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Estimated tax Form 1040 ES

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4 min read

Income tax is a pay-as-you-go system. If you’re an employee, you pay federal withholding as a part of every paycheck. But if you’re self-employed, you might have to make quarterly estimated tax payments toward the amount you expect to owe the IRS or you might have an underpayment penalty. These payments should include both your income and self-employment taxes and are reported via Form 1040-ES. (This is different than the commonly-used IRS Form 1040.) Read on as we disclose the details…

Do you have more estimated tax and form 1040-ES questions? Check out our Guide to Gig Worker Taxes.

Can estimated tax payments be avoided?

If you’re wondering if you can avoid quarterly tax payments, the answer is yes, if you meet specific criteria. You will not have to pay estimated tax payments for the current year if, during the prior tax year:

woman making estimated tax payments
  • you had no tax liability,
  • your tax year was 12 months, and
  • you were a US citizen or resident alien.

If you have other income that includes W-2 wages, you might be able to withhold enough to cover self-employment taxes or additional income taxes to avoid IRS estimated tax payments. However, in some cases, you might still need to make estimated tax payments. For example, if you receive a substantial amount of taxable income not subject to withholding.

You might make estimated tax payments for taxable income that comes from:

When are estimated taxes due?

Estimated tax payments for 2023 are generally due:

  • April 15, 2023
  • June 15, 2023
  • Sept. 15, 2023
  • Jan. 15, 2024

You can make estimated tax payments using any of these methods:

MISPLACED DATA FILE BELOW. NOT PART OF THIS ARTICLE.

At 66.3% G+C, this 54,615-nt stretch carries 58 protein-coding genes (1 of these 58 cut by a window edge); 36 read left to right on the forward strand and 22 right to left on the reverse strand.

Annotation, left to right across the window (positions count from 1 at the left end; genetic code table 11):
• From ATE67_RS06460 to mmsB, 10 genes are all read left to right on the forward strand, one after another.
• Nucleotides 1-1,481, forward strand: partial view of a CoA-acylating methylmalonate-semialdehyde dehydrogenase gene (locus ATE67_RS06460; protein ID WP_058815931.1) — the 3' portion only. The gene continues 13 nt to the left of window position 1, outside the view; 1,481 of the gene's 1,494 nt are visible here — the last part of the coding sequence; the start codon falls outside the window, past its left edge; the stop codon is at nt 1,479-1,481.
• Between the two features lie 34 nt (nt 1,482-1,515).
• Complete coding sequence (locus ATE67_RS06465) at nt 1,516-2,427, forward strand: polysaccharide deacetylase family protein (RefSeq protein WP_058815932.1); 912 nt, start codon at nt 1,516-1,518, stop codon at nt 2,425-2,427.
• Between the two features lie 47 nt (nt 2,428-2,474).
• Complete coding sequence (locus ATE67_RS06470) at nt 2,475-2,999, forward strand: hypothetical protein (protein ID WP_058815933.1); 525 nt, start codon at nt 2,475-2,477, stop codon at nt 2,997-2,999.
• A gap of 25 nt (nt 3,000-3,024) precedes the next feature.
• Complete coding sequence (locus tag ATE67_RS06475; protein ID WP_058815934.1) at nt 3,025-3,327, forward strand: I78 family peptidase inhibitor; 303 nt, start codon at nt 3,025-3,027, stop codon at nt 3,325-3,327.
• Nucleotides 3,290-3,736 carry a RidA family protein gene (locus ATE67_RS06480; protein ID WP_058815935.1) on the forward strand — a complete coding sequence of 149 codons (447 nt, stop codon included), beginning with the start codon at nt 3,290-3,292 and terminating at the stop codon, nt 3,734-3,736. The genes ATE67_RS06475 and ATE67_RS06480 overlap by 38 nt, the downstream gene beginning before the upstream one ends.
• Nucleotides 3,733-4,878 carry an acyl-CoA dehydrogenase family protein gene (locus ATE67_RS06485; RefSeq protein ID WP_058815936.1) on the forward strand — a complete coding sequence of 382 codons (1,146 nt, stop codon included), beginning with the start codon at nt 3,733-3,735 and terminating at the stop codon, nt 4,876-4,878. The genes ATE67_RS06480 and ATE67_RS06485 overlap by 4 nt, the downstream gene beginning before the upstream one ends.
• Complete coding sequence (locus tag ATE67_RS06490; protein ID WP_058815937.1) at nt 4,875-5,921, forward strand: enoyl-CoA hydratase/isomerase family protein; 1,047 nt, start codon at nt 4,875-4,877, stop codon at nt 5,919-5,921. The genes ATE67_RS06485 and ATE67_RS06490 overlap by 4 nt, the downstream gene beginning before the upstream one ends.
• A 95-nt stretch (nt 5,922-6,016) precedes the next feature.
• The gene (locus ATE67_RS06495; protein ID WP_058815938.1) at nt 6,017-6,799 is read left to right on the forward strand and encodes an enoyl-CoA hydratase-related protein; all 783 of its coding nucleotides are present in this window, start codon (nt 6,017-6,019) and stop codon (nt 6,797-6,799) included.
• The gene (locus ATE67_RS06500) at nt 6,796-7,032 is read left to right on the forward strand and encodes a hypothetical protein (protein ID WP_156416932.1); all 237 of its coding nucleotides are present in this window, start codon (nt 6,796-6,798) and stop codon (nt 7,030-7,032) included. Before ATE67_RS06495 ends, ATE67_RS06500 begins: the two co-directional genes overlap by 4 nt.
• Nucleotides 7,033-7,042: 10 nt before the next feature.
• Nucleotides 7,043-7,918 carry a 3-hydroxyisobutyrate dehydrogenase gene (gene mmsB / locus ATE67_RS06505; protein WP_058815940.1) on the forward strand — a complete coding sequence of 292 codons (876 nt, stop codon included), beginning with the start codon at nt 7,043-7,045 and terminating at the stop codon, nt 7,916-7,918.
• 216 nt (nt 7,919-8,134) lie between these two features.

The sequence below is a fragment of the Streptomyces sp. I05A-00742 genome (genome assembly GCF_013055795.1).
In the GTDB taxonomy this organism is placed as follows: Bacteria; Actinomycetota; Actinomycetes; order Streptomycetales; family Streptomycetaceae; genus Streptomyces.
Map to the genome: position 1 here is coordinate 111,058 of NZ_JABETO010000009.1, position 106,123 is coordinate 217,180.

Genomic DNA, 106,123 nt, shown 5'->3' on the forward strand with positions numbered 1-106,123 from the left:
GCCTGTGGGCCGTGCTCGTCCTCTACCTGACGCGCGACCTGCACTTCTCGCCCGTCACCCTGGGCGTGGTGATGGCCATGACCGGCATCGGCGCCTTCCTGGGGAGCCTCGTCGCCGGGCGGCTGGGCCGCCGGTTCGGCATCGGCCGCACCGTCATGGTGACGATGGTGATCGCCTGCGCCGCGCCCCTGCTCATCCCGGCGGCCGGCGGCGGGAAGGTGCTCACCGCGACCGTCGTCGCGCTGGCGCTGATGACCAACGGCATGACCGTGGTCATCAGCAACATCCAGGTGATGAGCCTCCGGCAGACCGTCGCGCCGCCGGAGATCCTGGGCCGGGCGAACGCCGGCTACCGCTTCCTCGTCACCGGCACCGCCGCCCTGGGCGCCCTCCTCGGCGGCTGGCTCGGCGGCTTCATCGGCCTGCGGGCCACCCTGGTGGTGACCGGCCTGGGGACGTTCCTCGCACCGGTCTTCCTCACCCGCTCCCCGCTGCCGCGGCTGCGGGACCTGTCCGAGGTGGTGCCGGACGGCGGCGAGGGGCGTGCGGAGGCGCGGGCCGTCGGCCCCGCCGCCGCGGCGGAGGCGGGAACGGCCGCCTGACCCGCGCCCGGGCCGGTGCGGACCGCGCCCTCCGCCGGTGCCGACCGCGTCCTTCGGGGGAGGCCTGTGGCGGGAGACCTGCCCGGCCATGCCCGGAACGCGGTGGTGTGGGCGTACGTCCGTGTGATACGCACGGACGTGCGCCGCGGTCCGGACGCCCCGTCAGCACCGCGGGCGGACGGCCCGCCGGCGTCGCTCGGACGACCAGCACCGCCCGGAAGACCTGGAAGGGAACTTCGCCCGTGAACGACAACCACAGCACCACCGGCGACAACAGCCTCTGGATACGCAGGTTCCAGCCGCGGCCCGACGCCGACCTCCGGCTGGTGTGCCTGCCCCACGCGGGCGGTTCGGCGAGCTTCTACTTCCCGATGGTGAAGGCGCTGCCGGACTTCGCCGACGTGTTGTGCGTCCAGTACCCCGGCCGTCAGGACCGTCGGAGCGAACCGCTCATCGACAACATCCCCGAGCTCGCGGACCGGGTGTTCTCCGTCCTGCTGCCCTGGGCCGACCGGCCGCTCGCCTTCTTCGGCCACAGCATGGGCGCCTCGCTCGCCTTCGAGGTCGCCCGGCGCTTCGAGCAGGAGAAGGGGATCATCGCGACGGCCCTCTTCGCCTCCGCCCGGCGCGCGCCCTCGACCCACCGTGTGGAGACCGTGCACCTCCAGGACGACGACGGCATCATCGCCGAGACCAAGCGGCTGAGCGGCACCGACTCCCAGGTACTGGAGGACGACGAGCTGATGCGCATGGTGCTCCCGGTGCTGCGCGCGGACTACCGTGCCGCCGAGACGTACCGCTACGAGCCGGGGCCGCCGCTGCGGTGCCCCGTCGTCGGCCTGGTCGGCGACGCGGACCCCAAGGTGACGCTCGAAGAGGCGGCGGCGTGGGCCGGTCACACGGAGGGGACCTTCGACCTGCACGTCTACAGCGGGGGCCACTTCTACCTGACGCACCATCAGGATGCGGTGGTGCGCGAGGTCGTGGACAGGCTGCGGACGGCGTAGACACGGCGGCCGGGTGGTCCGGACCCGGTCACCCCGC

• Apply your 2023 refund to your 2024 estimated tax.
  • Mail a check or money order with Form 1040-ES: Estimated Tax for Individuals.
  • Use the Electronic Federal Tax Payment System (EFTPS) to submit payments electronically. Visit www.eftps.gov or call 1-800-555-4477. You can make payments weekly, monthly, or quarterly. You can schedule payments up to 365 days in advance.
  • You can learn more about credit card options at www.irs.gov. You might be charged a convenience fee for using your credit card.

When to file Form 1040-ES

You must make estimated tax payments and file Form 1040-ES if both of these apply:

  • Your estimated tax due is $1,000 or more.
  • The total amount of your tax withholding and refundable credits is less than the smaller of:
  • 90% of your 2024 tax liability
  • 100% of your 2023 tax liability

(Farmers and fishermen have different rules.)

Special rules exist for higher-income taxpayers. If your 2018 adjusted gross income (AGI) might be more than:

Special rules exist for higher-income taxpayers. Your 2023 adjusted gross income (AGI) might be more than:

  • $75,000
  • $150,000 if married filing jointly

If it is, you must prepay 110% instead of 100% of the 2023 tax. You’ll need to do this to avoid a possible underpayment penalty for 2024.

Use Form 1040-ES for estimated tax payments

To learn more, see Form 1040-ES instructions at www.irs.gov.

Have questions about estimated tax payments?

If you’re a small business owner, you may want help in with your estimated tax payment sand other small business tax issues. Rely on our team of small business certified tax pros to get your taxes right and keep your business on track. Find out how Block Advisors can help with your small business taxes.

Our small business tax professional certification is awarded by Block Advisors, a part of H&R Block, based upon successful completion of proprietary training. Our Block Advisors small business services are available at participating Block Advisors and H&R Block offices nationwide.

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